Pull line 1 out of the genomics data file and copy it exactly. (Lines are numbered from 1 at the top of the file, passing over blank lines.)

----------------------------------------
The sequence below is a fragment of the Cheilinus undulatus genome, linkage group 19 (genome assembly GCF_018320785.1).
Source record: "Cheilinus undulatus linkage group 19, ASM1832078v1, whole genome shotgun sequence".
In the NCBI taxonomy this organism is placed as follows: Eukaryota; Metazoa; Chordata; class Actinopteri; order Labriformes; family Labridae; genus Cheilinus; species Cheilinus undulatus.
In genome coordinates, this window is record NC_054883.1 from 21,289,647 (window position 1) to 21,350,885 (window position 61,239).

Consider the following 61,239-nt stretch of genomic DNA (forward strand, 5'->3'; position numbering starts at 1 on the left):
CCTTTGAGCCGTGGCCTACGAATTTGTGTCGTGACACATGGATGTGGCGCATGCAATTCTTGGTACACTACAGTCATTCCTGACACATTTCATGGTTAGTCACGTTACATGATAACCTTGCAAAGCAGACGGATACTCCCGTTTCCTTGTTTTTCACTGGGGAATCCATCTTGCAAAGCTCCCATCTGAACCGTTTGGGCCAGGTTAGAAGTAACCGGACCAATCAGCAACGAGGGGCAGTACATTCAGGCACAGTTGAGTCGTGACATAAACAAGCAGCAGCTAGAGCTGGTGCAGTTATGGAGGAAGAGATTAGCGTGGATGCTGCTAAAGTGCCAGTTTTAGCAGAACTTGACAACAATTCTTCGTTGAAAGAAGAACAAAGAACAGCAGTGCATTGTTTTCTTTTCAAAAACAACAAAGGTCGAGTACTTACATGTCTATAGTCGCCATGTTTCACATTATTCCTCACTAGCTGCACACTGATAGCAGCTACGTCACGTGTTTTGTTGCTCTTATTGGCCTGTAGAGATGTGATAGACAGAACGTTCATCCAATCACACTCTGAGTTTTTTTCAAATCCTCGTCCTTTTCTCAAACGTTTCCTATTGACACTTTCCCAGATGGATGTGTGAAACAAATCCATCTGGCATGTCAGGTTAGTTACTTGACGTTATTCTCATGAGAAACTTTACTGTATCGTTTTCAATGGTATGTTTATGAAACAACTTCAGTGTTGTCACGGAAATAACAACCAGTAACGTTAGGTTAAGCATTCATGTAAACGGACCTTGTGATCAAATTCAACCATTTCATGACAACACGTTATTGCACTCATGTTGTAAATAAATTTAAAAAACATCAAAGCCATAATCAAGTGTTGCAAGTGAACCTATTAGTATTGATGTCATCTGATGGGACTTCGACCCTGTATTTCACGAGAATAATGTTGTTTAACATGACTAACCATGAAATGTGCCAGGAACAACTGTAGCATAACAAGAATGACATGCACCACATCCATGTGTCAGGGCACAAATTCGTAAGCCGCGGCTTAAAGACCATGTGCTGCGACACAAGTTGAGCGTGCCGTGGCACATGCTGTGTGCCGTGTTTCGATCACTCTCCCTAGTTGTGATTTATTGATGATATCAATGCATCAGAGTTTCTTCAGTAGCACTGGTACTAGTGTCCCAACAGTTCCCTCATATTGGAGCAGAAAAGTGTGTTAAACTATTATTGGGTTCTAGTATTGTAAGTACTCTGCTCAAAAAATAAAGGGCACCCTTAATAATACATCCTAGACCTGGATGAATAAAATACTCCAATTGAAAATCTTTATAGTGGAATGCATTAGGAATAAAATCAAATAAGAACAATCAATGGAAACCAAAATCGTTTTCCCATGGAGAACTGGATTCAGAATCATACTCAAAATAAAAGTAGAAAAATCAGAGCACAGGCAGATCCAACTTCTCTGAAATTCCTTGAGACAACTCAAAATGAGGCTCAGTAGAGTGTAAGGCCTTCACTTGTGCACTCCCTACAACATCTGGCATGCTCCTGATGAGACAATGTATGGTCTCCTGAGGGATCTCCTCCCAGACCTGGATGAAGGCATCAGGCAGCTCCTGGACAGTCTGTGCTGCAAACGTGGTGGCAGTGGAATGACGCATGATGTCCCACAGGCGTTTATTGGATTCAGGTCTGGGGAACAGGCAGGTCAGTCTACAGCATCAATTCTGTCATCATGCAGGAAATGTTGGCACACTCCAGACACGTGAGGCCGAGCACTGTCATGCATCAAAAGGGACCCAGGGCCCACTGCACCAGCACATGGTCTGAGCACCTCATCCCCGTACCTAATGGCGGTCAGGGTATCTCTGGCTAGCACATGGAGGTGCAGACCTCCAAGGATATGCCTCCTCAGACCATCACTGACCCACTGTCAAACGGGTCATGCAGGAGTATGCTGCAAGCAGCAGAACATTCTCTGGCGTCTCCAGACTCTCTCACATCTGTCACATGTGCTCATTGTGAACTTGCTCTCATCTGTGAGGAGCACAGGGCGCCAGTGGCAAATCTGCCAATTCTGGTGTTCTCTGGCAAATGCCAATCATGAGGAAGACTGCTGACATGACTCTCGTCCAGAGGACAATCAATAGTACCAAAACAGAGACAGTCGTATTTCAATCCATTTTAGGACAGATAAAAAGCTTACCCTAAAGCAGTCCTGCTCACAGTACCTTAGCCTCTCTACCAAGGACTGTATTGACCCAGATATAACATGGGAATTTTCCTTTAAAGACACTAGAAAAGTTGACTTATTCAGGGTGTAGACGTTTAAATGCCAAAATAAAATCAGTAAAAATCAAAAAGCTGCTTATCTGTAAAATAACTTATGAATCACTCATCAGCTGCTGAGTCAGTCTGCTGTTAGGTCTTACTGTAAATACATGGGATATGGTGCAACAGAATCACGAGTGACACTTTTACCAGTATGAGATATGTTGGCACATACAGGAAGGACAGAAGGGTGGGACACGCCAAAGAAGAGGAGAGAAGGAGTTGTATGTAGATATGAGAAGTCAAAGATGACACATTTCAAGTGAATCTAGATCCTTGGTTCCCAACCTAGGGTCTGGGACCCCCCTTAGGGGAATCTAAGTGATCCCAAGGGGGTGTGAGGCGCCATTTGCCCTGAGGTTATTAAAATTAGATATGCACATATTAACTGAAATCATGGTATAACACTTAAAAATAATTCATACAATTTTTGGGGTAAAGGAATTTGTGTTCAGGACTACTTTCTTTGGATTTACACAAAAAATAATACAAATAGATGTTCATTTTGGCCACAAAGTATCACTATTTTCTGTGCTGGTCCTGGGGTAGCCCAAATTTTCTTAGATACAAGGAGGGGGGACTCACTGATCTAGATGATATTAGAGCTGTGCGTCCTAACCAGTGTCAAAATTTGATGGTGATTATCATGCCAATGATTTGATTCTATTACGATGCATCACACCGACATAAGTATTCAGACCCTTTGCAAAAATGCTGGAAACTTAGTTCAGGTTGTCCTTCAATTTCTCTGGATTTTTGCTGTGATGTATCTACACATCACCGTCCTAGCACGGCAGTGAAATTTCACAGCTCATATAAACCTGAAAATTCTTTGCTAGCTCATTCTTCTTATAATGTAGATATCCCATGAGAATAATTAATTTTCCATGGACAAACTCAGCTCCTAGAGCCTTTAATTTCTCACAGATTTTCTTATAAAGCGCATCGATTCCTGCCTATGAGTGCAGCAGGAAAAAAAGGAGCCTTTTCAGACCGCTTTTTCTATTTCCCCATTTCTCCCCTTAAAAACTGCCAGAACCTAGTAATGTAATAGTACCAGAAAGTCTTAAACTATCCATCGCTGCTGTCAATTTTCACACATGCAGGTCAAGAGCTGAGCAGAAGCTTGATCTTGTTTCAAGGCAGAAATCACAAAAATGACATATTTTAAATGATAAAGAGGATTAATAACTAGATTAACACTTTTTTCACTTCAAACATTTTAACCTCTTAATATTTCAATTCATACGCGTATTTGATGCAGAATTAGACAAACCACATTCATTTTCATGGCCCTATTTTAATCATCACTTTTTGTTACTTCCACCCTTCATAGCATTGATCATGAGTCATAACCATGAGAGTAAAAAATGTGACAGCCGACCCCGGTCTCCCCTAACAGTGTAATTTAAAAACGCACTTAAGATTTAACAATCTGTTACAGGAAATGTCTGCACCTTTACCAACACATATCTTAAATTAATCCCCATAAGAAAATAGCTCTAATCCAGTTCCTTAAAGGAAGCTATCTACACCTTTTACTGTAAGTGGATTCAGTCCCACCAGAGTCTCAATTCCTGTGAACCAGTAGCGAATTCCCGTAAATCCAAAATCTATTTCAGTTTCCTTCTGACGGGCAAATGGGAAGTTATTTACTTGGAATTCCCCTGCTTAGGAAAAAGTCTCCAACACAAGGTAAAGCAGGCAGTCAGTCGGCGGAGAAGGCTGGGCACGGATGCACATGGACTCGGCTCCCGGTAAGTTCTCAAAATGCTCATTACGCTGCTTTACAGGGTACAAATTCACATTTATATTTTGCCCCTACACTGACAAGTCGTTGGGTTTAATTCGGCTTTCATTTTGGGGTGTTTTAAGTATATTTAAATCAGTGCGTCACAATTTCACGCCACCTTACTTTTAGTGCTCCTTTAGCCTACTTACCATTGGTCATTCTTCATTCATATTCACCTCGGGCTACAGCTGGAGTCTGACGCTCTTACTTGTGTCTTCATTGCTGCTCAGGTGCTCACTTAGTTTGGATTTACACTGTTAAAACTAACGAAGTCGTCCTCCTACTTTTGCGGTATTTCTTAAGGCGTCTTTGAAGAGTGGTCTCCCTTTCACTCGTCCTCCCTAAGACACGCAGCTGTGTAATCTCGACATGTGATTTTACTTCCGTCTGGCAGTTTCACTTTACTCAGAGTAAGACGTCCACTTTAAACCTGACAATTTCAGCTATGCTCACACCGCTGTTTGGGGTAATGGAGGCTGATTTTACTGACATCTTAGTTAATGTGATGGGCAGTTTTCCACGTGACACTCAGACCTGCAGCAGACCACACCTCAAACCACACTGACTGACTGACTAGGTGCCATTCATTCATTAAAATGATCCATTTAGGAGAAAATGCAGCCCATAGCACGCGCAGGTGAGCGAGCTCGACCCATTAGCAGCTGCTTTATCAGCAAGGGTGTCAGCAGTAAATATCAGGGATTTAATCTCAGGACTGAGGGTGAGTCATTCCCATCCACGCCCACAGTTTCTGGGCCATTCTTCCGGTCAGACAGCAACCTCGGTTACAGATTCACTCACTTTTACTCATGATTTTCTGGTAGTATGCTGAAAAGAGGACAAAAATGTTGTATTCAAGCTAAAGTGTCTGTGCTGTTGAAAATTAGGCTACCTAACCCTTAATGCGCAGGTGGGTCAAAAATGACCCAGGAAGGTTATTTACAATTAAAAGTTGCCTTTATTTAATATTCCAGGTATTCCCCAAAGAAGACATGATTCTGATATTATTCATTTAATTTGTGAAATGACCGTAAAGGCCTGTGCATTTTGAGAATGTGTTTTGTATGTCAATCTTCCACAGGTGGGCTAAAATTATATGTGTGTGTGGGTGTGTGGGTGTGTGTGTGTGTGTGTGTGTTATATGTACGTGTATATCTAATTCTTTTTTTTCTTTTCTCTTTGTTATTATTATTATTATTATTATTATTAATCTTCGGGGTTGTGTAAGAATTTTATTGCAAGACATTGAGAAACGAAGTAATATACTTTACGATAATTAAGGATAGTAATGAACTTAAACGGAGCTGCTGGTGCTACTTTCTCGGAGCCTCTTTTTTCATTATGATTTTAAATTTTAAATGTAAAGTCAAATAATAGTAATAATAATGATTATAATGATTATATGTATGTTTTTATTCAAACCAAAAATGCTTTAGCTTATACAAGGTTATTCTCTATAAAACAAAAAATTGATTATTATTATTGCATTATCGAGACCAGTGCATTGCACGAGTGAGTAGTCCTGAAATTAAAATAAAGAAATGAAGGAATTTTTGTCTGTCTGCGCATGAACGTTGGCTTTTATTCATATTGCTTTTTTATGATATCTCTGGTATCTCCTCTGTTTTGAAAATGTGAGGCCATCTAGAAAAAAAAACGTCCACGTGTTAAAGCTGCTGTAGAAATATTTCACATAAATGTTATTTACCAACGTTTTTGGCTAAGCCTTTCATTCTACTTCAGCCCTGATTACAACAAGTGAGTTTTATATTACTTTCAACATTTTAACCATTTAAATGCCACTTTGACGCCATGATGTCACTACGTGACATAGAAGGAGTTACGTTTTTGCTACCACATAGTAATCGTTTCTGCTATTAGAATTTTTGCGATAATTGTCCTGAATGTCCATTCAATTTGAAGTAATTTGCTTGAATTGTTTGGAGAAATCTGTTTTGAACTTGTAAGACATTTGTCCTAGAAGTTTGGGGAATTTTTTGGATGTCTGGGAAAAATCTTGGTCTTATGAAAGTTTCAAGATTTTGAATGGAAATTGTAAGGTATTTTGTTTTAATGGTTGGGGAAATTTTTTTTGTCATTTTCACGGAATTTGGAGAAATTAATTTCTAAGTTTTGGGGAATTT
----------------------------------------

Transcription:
The sequence below is a fragment of the Cheilinus undulatus genome, linkage group 19 (genome assembly GCF_018320785.1).